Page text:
How to Wipe a Hard Drive Completely: Erase it!

Aug 08, 2017 Technical Article

There are many reasons why organizations need to wipe hard disk drives. Whether you want to repurpose the drives, resell them, or completely remove the data before you physically destroy them, complete data removal is key to achieving data sanitization.

“The need to remove old data from storage devices is not a new idea. The industry has come up with many terms to describe this: data deletion, secure data removal, data shredding, data wiping, data overwriting, data erasure, data clearing, and data destruction.

Only one of these terms has a rigorous definition, though: data sanitization.”

“New IEEE Media Sanitization Specification Enables Circular Economy for Storage.” IEEE Computer Magazine, vol. 56, Jan 2023

How to (Really) Sanitize a Hard Drive Using Data Erasure

  1. Back up anything you want to keep. When the hard drive erasure is complete, there will be no way to get anything on the drive back.
  2. Choose a specific data erasure standard based on your industry and organization’s unique needs.
  3. Perform the data erasure according to the software’s instructions.
  4. The data erasure software will verify the overwriting methodology has been successful and that data has been removed across the entire device.
  5. The data erasure software will produce a tamper-proof certificate containing information that the erasure has been successful and written to all sectors of the device, along with data about the drive and erasure standard used.

After following these steps, you can feel confident that the data is gone for good, and you’ve achieved permanent and compliant data sanitization.

Why is this the case?

You may already know that deleting data doesn’t completely remove that data; it only “hides” the data on a storage device. Until the data has been overwritten, it remains easily recoverable. Not only does this leave your organization vulnerable to unauthorized data access, it also leaves you at risk of regulatory fines and penalties.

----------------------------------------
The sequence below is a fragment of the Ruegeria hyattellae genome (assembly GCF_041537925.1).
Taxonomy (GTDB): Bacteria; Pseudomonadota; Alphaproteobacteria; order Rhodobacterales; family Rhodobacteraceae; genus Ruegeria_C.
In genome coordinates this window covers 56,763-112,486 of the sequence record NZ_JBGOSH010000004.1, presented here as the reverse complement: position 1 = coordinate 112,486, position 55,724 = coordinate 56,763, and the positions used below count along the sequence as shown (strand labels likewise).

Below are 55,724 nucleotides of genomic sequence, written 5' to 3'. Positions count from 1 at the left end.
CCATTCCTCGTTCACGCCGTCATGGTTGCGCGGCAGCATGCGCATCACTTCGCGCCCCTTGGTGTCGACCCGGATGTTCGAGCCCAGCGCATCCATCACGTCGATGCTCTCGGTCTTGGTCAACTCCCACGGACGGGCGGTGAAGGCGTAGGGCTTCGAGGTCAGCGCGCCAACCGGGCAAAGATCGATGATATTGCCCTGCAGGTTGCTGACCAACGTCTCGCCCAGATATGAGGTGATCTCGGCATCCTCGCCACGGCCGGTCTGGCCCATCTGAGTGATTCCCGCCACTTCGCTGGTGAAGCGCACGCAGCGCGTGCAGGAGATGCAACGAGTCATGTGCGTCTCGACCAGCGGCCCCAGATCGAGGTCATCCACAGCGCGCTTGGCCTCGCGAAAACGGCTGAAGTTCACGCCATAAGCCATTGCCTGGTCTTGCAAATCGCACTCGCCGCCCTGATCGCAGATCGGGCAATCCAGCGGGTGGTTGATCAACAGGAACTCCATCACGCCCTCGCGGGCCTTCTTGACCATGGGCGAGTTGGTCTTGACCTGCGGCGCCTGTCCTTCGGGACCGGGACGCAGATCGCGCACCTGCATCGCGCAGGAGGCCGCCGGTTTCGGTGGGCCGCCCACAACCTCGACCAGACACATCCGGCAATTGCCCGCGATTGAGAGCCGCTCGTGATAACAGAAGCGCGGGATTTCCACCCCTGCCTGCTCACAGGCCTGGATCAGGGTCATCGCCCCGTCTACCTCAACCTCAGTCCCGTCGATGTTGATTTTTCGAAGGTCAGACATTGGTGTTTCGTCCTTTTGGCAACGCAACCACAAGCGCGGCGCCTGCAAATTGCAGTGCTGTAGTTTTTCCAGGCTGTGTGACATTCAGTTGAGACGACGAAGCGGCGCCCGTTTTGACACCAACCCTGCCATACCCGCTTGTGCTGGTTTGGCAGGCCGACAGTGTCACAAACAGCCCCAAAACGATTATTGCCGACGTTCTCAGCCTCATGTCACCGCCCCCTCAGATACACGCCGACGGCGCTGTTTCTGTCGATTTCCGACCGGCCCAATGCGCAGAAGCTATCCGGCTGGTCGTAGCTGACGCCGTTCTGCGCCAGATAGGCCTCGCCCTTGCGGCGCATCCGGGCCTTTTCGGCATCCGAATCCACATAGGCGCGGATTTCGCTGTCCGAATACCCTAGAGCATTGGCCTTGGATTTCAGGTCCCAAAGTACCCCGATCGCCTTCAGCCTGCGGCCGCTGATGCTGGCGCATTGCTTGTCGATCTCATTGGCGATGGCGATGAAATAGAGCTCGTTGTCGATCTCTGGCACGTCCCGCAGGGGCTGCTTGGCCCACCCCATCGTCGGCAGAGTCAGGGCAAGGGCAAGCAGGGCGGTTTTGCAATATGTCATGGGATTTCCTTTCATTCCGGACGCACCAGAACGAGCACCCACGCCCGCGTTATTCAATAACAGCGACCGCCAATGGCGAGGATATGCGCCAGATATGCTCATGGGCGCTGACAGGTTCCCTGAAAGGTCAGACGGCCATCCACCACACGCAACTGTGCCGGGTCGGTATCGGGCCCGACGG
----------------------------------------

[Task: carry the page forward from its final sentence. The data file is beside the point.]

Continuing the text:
So, if deleting isn’t how you completely remove data, you should wipe that data instead, right?


Data wiping doesn’t achieve true data sanitization because it doesn’t include verification that the data is gone. To truly achieve data sanitization of drives, you must invest in software-based data erasure, physical destruction, or verified cryptographic erasure.

Data Wiping vs. Data Erasure

The term data wiping is often used interchangeably with data erasure; however, there are core differences. 

Data Destruction ActivityRequired for Data Sanitization?Data DeletingData WipingData Erasure
Overwriting data YesNoYesYes
Use of an industry-recognized overwriting standardYesNoNoYes
Execution across all sectors of a driveYesNoNoYes
Verification of data overwriteYesNoNoYes
Audit-worthy report identifying drive, standard used, date of erasure, and other detailsYesNoNoYes
Only data erasure fulfills all requirements for software-based sanitizing data from hard drive sanitization.

Data wiping is the software-based method of overwriting data without verification that the software was successful in overwriting to all sectors of the storage device. It does not produce a certified report that can stand up to an industry or third-party audit.

Unlike data erasure, data wiping does not follow any erasure standards and does not offer any proof that the data is unrecoverable. Therefore, this method is not considered an approved method for data sanitization.

What is Data Erasure?

Data erasure is the software-based method of securely overwriting data from any data storage device using zeros and ones onto all sectors of the device. By overwriting the data on the storage device, verifying the data has been erased, and certifying that erasure with an erasure report, the data is rendered unrecoverable and achieves data sanitization.

Blancco Drive Eraser sanitizes to IEEE 2883 and NIST 800-88.

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